As noted in a previous blog (available here), on September 24, 2017, President Trump issued a Presidential Proclamation placing certain visa/travel restrictions on nationals of eight identified countries, subject to various exclusions for certain individuals, including current lawful permanent residents (i.e., green card holders). Like the President’s previous Travel Bans (discussed in the blogs available here and here), federal district courts in Maryland and Hawaii have issued preliminary injunctions enjoining enforcement of the visa/travel restrictions on six of the eight countries included in the Proclamation. Accordingly, at this time, the Department of State and Department of Homeland Security may not enforce or implement the visa/travel restrictions included in the Proclamation against nationals of Chad, Iran, Libya, Syria, Yemen, and Somalia. The injunctions do not enjoin enforcement of the Proclamation on nationals of North Korea and Venezuela. The government has appealed these injunctions to the 4th and 9th Circuits, respectively. We will continue to monitor these cases and will provide additional information and updates when necessary.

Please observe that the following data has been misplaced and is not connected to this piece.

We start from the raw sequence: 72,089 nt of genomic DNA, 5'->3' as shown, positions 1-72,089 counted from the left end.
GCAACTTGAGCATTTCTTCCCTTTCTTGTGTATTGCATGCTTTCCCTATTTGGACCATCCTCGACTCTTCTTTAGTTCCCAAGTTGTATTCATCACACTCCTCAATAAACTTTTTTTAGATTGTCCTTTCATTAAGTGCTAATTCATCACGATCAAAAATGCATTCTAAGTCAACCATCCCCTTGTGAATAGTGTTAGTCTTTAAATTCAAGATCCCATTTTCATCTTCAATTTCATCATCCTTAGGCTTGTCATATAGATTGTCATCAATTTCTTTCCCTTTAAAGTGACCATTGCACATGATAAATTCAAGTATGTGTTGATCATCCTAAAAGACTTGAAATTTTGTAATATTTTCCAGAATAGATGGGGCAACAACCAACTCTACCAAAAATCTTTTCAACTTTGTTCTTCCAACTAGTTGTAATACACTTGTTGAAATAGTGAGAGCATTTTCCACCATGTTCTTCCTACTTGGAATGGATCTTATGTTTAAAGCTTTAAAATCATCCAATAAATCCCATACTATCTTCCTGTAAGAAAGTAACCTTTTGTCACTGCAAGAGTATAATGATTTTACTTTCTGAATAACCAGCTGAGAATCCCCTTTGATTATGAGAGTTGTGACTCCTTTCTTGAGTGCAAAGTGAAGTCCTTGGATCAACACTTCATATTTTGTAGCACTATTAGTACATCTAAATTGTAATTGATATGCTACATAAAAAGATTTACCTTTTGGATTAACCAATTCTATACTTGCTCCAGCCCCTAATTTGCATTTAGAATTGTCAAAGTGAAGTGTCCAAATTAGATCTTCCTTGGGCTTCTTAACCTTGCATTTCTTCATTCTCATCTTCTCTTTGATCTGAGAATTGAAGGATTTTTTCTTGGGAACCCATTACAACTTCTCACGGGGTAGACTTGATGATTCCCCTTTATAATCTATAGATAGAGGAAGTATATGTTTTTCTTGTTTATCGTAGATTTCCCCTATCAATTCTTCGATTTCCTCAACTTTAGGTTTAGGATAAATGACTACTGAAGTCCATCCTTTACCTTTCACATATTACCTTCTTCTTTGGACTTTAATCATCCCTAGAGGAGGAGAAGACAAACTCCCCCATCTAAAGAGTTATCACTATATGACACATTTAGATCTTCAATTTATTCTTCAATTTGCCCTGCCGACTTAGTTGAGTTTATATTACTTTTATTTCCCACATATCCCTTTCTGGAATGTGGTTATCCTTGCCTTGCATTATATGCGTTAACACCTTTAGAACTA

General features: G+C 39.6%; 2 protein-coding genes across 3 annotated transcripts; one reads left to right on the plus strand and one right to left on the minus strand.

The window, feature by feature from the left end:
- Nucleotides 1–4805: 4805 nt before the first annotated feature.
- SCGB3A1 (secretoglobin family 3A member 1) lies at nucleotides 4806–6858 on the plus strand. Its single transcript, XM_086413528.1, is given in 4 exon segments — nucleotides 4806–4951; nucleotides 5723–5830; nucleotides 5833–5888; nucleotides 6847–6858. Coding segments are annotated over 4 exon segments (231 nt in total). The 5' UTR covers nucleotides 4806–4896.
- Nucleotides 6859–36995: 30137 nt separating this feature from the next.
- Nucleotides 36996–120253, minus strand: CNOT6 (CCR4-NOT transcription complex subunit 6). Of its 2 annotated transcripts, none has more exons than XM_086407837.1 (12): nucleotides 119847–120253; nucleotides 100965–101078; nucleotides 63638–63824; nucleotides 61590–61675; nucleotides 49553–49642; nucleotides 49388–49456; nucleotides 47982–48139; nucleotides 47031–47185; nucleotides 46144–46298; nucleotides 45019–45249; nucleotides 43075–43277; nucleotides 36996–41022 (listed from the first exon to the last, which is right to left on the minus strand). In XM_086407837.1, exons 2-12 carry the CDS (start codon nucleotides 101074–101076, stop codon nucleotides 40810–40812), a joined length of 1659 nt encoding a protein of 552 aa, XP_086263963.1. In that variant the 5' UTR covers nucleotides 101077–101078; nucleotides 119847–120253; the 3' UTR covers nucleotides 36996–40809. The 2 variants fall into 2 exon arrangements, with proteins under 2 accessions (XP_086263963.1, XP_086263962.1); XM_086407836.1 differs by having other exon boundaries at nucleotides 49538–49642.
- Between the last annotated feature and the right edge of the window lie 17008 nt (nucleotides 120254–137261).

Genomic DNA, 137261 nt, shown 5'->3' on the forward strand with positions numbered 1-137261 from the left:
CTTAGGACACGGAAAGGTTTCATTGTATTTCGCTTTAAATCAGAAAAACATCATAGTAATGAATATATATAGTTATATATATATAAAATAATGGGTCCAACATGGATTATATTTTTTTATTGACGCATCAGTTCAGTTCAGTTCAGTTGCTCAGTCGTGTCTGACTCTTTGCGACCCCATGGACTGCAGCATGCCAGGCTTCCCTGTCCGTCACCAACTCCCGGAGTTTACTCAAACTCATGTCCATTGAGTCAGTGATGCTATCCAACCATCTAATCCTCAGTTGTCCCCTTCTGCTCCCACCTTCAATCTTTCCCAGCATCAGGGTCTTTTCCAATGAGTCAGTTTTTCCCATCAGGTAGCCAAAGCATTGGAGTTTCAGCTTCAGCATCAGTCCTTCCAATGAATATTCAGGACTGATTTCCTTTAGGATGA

In addition, as noted in the previous blogs referenced above, earlier this year, the President also suspended the entry of refugees into the United States for a period of 120 days. That 120-day period has ended. Accordingly, the State Department released a Fact Sheet on October 24, 2017 explaining that the U.S. Refugee Admissions Program will resume. However, refugees from 11 countries identified as “potentially posing a higher risk” but not individually named will resume on a case-by-case basis during a new 90-day review period.
Mollie E. Hennessee practices primarily in the areas of school, higher education, labor and employment, and immigration law. She represents school districts throughout Missouri with respect to employment and termination matters, student discipline and student rights, and civil rights. Mollie also represents colleges and universities and private employers in employment and immigration matters. Prior to joining the Firm, Mollie worked for the Department of Homeland Security’s Immigration and Customs Enforcement as an Assistant Chief Counsel, representing the federal government in deportation proceedings. While in law school, Mollie served as an intern for the Honorable Catherine D. Perry of the United States District Court in Eastern Missouri.
Immigration – The firm represent businesses, institutions of higher learning, and individuals with respect to immigration-related matters, including obtaining visitor visas, temporary and permanent work visas, consular processing of visas, obtaining citizenship, advising employers on employment sanctions issues, and defending employers faced with INS I-9 audits and investigations.